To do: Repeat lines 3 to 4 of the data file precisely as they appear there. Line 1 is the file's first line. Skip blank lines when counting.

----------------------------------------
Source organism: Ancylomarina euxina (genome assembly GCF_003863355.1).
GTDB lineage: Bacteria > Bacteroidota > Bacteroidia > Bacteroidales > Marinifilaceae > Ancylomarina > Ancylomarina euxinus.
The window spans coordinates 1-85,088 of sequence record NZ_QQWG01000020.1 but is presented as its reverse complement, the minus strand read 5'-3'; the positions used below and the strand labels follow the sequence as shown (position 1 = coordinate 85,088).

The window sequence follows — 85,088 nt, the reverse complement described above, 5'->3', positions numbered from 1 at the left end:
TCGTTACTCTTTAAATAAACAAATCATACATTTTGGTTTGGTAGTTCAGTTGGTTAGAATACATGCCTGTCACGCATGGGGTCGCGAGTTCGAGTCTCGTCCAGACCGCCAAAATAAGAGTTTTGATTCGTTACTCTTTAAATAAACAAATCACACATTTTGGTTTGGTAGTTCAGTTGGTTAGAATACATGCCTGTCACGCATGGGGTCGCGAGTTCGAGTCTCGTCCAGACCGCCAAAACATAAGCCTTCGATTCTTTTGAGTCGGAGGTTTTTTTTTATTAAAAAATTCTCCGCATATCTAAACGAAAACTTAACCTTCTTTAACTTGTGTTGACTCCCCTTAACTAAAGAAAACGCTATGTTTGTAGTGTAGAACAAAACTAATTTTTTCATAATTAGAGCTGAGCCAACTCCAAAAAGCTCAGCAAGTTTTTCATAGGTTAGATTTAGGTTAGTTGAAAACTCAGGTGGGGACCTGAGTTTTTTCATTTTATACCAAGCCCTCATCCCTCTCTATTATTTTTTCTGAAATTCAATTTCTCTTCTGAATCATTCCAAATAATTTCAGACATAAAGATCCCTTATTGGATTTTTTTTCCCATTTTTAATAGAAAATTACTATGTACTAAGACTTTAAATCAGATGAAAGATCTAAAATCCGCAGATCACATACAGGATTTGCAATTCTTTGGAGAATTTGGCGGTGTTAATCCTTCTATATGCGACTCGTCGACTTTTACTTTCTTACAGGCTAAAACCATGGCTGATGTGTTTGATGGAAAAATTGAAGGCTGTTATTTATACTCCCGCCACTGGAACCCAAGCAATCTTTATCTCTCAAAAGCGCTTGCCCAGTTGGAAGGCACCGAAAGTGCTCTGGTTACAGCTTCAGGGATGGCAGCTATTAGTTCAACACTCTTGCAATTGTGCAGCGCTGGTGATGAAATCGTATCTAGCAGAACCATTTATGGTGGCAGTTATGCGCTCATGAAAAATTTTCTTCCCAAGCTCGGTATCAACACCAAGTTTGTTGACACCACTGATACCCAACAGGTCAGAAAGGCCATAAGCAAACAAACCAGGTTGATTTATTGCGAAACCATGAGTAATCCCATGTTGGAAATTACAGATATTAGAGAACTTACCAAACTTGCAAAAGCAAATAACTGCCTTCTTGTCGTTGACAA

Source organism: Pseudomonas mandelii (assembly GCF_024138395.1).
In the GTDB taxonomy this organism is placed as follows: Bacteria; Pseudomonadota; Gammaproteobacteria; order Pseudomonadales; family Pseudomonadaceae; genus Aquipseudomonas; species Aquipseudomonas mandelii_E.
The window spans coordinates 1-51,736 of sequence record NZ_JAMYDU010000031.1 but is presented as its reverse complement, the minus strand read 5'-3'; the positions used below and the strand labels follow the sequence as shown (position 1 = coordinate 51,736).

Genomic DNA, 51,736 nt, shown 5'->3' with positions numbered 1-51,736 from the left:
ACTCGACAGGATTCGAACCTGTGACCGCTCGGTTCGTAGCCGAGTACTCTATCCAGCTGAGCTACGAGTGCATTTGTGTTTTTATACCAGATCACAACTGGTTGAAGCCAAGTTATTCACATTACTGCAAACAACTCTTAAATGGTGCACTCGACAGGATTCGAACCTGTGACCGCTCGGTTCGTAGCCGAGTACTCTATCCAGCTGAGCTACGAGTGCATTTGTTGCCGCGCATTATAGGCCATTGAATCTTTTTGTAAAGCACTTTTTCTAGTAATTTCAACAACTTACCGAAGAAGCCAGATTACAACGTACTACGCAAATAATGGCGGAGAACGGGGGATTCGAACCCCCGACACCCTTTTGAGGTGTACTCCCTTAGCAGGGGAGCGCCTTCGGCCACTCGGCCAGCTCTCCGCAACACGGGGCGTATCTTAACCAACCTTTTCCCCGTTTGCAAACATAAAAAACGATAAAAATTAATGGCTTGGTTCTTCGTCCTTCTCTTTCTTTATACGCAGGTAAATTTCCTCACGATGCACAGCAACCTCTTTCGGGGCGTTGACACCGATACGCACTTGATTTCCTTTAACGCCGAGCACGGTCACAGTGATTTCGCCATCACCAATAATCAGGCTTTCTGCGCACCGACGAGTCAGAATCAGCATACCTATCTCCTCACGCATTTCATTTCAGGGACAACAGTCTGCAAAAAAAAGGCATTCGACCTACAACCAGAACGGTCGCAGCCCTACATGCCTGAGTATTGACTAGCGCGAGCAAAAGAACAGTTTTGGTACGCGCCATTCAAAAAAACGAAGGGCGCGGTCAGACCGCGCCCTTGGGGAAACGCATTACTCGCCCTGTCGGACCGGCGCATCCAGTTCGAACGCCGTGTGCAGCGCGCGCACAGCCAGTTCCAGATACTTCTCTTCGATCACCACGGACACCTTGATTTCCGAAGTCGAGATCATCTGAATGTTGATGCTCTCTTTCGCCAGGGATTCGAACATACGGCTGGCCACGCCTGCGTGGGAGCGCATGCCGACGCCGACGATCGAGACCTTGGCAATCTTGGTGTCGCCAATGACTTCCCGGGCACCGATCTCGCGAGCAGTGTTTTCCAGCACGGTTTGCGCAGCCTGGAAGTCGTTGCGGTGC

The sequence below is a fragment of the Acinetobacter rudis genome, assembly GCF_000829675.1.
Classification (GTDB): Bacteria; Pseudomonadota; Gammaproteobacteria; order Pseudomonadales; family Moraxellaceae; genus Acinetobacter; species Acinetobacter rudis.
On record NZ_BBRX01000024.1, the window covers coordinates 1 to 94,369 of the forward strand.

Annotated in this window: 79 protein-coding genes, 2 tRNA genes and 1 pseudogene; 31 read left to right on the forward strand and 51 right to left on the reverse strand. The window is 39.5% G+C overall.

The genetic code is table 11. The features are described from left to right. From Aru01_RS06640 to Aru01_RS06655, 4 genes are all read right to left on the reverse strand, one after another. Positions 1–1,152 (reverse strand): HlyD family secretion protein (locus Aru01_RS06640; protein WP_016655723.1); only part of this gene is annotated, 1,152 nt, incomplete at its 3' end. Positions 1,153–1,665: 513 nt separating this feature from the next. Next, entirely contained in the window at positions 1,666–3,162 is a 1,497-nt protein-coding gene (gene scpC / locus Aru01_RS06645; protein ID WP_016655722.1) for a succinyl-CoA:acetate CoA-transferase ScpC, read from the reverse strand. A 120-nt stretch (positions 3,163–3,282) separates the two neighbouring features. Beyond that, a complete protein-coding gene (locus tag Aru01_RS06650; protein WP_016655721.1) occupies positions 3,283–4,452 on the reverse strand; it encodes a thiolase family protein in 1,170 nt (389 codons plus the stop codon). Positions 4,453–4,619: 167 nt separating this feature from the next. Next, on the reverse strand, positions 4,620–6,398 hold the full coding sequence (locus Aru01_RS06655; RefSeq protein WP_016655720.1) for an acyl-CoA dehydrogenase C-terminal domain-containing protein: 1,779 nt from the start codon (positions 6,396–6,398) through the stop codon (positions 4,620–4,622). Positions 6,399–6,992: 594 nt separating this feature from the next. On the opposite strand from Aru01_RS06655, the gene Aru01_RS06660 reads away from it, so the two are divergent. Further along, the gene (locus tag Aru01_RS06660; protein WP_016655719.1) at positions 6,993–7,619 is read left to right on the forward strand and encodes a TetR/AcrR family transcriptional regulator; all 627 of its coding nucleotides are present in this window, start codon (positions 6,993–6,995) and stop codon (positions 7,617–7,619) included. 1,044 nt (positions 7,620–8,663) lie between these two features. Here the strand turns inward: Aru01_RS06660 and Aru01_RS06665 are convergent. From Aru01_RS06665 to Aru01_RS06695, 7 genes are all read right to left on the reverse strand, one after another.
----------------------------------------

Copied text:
The window spans coordinates 1-85,088 of sequence record NZ_QQWG01000020.1 but is presented as its reverse complement, the minus strand read 5'-3'; the positions used below and the strand labels follow the sequence as shown (position 1 = coordinate 85,088).

The window sequence follows — 85,088 nt, the reverse complement described above, 5'->3', positions numbered from 1 at the left end: